Suppose a person says words to the effect, "If anything happens to me, please investigate so and so..." and something does happen to that person. If I were on the jury, I would want to know.
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Old 23rd November 2019, 11:41 AM   #19
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blood transfer

This link has a summary of the case and lists some news reports. I am not an expert in blood transfer, but neither of the two individuals named in this thread have been reported to have large amounts of blood on their clothing. Mr. O'Brien had either no blood ("The attack was so vicious that there was blood across the stairs and walls, pooling at the floor. However, Edward had no blood on him.") or only small amount IIUC, but one expert thought that the quantity or quality did not match the crime, if my memory serves me correctly. If one or the other had sufficient time to clean up and to change clothes, then my opinion would change. To help answer these and other questions, I decided to pick up Margo Nash's book on this case The Politics of Murder. I will mention any useful information that it has when I read it.
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Old 24th December 2019, 01:31 PM   #20
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The Reckley family

I have just started reading Margo Nash's book. The Reckley's were the other occupants of the duplex in which Janet Downing also lived. Virginia Reckley and her daughter heard a thud around 8:15 and Virginia noticed a drop in water pressure close to 9:00 (there was a faucet that had been left on in the Downing's portion of the duplex). Both times are before the police say that the murder took place, and Eddie has an alibi at those times. The police did not interview them.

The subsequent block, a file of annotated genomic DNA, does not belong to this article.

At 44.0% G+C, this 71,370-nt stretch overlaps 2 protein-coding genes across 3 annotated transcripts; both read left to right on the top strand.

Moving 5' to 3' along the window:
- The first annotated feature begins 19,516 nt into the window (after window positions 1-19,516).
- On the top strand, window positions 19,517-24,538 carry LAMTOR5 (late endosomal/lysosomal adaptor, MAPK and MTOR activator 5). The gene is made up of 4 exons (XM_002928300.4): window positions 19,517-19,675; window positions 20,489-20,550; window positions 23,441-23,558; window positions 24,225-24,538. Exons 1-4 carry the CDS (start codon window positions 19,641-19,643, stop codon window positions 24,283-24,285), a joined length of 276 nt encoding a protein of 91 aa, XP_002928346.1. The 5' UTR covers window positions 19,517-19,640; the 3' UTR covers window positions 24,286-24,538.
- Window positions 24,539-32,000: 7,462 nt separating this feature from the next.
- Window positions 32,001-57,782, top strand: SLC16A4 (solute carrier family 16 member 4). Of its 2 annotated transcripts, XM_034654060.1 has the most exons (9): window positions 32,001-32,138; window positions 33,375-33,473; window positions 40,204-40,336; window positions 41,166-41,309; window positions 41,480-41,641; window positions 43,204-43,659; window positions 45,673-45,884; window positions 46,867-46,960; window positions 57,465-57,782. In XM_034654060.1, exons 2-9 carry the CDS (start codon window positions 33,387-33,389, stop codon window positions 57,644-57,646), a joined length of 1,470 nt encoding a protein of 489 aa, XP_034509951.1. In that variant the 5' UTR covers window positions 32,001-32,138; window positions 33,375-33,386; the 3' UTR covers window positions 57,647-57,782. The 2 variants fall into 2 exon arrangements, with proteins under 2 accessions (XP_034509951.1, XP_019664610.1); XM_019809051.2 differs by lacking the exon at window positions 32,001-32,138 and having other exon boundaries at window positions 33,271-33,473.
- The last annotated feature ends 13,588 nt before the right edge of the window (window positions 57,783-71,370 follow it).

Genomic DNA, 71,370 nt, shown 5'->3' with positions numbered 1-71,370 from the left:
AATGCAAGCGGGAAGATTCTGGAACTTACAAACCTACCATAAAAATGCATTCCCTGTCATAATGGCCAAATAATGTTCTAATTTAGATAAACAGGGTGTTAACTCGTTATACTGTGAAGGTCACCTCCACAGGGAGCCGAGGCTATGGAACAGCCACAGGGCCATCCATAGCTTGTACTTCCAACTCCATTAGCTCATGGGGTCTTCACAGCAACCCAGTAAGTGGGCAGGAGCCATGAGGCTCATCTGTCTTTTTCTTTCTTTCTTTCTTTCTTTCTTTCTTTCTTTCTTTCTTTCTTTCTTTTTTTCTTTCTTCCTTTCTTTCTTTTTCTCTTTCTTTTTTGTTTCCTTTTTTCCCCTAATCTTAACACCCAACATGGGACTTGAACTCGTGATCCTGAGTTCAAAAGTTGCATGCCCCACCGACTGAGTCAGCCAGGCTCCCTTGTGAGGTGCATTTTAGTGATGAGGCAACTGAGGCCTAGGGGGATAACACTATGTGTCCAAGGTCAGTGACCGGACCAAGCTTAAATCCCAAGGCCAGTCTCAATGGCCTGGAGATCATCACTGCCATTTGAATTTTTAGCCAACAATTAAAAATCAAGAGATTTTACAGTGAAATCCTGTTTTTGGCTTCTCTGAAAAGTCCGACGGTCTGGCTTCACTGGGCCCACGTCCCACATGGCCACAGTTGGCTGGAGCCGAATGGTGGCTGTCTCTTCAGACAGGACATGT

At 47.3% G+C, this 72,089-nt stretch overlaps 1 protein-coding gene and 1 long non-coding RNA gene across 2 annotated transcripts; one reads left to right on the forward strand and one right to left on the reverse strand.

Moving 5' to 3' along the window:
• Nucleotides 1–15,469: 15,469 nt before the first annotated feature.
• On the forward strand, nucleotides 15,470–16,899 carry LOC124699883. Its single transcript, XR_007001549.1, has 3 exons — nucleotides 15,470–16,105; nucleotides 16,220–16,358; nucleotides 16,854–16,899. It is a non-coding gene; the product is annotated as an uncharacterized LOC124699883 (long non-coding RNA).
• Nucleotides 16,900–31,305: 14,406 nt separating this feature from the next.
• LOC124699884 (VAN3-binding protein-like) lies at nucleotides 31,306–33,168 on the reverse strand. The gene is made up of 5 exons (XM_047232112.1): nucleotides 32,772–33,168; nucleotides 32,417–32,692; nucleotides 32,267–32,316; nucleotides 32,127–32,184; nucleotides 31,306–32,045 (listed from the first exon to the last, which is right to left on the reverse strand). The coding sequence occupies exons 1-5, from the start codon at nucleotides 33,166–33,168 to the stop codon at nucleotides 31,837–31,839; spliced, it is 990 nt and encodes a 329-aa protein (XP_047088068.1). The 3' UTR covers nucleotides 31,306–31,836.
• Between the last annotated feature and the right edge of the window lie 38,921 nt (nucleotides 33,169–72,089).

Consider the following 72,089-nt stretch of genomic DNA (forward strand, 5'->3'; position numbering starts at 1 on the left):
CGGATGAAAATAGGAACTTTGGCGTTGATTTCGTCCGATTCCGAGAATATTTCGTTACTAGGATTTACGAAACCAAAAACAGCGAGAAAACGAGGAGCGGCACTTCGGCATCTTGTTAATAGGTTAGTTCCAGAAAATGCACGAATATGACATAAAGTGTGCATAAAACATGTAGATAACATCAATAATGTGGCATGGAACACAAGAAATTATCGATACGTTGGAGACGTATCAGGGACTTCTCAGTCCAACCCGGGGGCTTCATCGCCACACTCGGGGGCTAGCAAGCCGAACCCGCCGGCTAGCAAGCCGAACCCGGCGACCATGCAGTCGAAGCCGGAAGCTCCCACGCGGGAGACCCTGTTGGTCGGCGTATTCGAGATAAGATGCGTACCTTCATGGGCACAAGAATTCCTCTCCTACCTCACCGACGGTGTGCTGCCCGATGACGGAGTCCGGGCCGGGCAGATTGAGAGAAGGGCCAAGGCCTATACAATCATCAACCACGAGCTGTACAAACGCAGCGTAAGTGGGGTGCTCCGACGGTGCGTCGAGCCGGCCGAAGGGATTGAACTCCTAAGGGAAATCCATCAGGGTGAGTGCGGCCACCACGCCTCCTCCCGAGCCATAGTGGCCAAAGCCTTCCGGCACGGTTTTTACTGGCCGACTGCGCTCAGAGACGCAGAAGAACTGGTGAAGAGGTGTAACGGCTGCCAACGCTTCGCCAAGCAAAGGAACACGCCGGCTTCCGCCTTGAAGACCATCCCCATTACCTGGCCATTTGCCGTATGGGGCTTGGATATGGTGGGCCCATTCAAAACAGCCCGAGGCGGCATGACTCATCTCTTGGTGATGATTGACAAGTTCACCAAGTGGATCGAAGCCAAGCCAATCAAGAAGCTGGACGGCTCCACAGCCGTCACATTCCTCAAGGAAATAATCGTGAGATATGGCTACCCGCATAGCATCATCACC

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Old 24th December 2019, 02:35 PM   #21
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Originally Posted by Chris_Halkides View Post
...Reckley had heard a commotion in the Downings’ residence at a point during the short time window when the murder could have taken place, but when witnesses established that Eddie was elsewhere. Nor did police interview Artie Ortiz."...
And yet, from the OP link:
Quote:
On the night the Downing, 43, was killed, a cut and bleeding O’Brien phoned police from a nearby convenience store and reported that he’d been mugged.
So where was this "elsewhere" and what was the time of that vs the time of the phone call?
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Old 24th December 2019, 02:46 PM   #22